Youth sports can offer a wide variety of positive benefits, such as team-building, personal commitment, friendly competition, and exercise. However, youth sports can make some children feel overwhelmed, under pressure, and like a failure for what is supposed to be a fun, important learning experience. We surveyed 1,000 Americans to get a sense of how rampant the pressure to succeed is within youth sports, as well as see what kind of effect it has had on people throughout their lives.
According to the survey, 38% of children are between the ages of 7-9 when they begin playing youth sports, followed by 29% that start earlier. These are the ages are when social circles broaden through school and more independent activities. The most popular sports—soccer, basketball, baseball, and football—are team-based instead of individually focused so children start to learn how to work with others while learning the rules of the game together.
Within six years, the participation in sports drops—by the time children are 16, only 3% still participate in sports. One obvious reason for this may be because as children mature, their interests start to vary and schedules can no longer accommodate all their interests. Parents and kids then decide where they want to spend their time and energy and sports may not be the top choice for more independent teens. In fact, 70% of children leave organized sports by the time they are 13 years old.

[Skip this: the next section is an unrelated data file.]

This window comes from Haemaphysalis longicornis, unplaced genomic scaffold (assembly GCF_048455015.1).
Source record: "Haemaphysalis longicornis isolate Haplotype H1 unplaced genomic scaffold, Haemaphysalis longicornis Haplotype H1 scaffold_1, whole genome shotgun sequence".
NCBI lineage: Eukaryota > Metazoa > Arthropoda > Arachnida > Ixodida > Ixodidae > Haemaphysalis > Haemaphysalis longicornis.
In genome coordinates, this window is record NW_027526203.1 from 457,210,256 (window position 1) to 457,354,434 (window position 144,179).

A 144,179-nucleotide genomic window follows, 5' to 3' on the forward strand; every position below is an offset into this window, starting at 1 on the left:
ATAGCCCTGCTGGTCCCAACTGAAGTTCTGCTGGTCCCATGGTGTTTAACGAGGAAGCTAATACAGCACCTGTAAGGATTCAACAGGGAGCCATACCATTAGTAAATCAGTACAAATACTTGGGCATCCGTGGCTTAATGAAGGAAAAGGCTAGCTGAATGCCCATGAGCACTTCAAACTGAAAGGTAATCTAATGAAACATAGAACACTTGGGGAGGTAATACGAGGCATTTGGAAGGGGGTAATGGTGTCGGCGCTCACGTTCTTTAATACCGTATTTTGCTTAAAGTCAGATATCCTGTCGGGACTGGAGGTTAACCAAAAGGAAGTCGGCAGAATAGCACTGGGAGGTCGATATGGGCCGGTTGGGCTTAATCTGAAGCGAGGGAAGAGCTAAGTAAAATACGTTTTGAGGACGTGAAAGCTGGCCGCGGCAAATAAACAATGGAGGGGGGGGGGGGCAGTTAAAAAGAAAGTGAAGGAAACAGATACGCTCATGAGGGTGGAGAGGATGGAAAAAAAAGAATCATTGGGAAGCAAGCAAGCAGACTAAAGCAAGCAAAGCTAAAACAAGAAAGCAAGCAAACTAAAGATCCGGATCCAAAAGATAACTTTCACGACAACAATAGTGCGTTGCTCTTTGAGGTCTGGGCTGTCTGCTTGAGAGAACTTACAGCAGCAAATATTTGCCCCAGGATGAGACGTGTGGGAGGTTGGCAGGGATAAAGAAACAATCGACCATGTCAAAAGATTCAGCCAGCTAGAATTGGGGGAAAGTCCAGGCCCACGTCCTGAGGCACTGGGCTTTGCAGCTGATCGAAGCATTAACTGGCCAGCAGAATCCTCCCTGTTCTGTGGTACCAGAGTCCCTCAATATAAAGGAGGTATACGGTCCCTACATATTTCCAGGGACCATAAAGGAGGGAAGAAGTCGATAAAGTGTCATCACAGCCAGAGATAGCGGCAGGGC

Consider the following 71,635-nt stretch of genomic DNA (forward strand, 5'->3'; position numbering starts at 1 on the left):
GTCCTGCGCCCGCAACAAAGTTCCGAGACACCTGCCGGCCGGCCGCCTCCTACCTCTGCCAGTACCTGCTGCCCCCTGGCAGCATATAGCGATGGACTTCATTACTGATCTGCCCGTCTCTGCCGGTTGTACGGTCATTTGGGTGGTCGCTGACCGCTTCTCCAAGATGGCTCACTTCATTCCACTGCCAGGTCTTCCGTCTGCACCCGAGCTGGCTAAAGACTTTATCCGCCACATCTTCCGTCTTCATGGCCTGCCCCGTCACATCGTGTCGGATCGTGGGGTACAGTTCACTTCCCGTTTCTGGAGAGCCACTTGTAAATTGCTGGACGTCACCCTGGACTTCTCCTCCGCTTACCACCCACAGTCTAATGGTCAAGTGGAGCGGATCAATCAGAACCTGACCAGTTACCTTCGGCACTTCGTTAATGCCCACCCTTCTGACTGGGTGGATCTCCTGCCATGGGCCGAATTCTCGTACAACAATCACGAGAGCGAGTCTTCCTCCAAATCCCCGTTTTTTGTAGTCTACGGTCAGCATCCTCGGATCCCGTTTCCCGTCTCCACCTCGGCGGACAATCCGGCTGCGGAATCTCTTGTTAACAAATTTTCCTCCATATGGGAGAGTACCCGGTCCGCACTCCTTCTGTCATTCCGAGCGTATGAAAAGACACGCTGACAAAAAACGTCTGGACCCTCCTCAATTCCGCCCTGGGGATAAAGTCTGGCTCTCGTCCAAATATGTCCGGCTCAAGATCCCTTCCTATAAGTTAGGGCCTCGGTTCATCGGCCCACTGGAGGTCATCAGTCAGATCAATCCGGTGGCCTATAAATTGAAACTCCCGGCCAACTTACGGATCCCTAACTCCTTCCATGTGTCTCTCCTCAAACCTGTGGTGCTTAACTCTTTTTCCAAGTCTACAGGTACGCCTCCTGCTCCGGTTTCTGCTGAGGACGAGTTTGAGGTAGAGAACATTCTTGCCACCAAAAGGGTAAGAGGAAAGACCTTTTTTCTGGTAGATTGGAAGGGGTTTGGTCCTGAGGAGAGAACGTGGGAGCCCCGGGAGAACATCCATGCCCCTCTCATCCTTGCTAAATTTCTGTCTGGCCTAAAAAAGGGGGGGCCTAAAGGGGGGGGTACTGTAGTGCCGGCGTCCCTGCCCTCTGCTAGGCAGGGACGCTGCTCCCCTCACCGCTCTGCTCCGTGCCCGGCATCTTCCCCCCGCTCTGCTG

Burn-out is another possible factor in declining participation. If a child is exceptionally talented in a sport, quitting a team to try new interests or simply to take a break may seem like an impossible option to the child. The financial cost of continued practice, the worry of looking like a quitter, and fear of disapproval from parents, coaches, and others add an enormous amount of pressure to a young athlete. 42% of respondents said that coaches pressured a person the most to stay in sports, followed by 27% claiming friends as giving the most pressure.
When looking back on their experience of youth sports, many respondents answered that they felt pressure to keep playing, despite wanting to quit. The highest percentage of those who said “yes” were from the ages of 18-25, with 57%, followed by 52% of 26-33 year olds. In fact, millennials were 10x as likely to feel pressured by their mom as baby boomers. And although parents were sources of pressure, they were also cited as the biggest supporters; 40% claim that Mom as their biggest supporter, and 36% said it was Dad.
A positive foundation for youth sports is built on fun of the game, skill-building, and teamwork. Because pressures naturally exist in competitive environments, having a foundation of emotional support and positive behavior can help young athletes thrive because they can genuinely enjoy the game. Visit our Consultation and Treatment Center for more information.